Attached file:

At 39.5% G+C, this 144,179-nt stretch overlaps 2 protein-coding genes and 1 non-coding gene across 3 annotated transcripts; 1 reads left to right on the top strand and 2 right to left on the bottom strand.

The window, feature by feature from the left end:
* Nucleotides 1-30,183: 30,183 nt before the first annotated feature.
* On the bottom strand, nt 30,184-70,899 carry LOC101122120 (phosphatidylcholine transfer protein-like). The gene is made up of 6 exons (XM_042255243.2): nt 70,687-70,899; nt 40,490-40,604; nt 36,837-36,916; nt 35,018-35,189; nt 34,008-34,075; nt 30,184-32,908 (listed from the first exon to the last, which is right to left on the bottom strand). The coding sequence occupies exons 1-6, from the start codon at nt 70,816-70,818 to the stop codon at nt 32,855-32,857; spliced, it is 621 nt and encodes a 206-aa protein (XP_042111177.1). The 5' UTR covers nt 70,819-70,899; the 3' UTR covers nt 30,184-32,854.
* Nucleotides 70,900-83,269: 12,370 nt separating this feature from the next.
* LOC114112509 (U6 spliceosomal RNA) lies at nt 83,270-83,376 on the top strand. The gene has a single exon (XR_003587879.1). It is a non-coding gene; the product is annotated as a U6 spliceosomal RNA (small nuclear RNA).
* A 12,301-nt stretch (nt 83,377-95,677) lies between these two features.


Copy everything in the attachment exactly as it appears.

At 39.5% G+C, this 144,179-nt stretch overlaps 2 protein-coding genes and 1 non-coding gene across 3 annotated transcripts; 1 reads left to right on the top strand and 2 right to left on the bottom strand.

The window, feature by feature from the left end:
* Nucleotides 1-30,183: 30,183 nt before the first annotated feature.
* On the bottom strand, nt 30,184-70,899 carry LOC101122120 (phosphatidylcholine transfer protein-like). The gene is made up of 6 exons (XM_042255243.2): nt 70,687-70,899; nt 40,490-40,604; nt 36,837-36,916; nt 35,018-35,189; nt 34,008-34,075; nt 30,184-32,908 (listed from the first exon to the last, which is right to left on the bottom strand). The coding sequence occupies exons 1-6, from the start codon at nt 70,816-70,818 to the stop codon at nt 32,855-32,857; spliced, it is 621 nt and encodes a 206-aa protein (XP_042111177.1). The 5' UTR covers nt 70,819-70,899; the 3' UTR covers nt 30,184-32,854.
* Nucleotides 70,900-83,269: 12,370 nt separating this feature from the next.
* LOC114112509 (U6 spliceosomal RNA) lies at nt 83,270-83,376 on the top strand. The gene has a single exon (XR_003587879.1). It is a non-coding gene; the product is annotated as a U6 spliceosomal RNA (small nuclear RNA).
* A 12,301-nt stretch (nt 83,377-95,677) lies between these two features.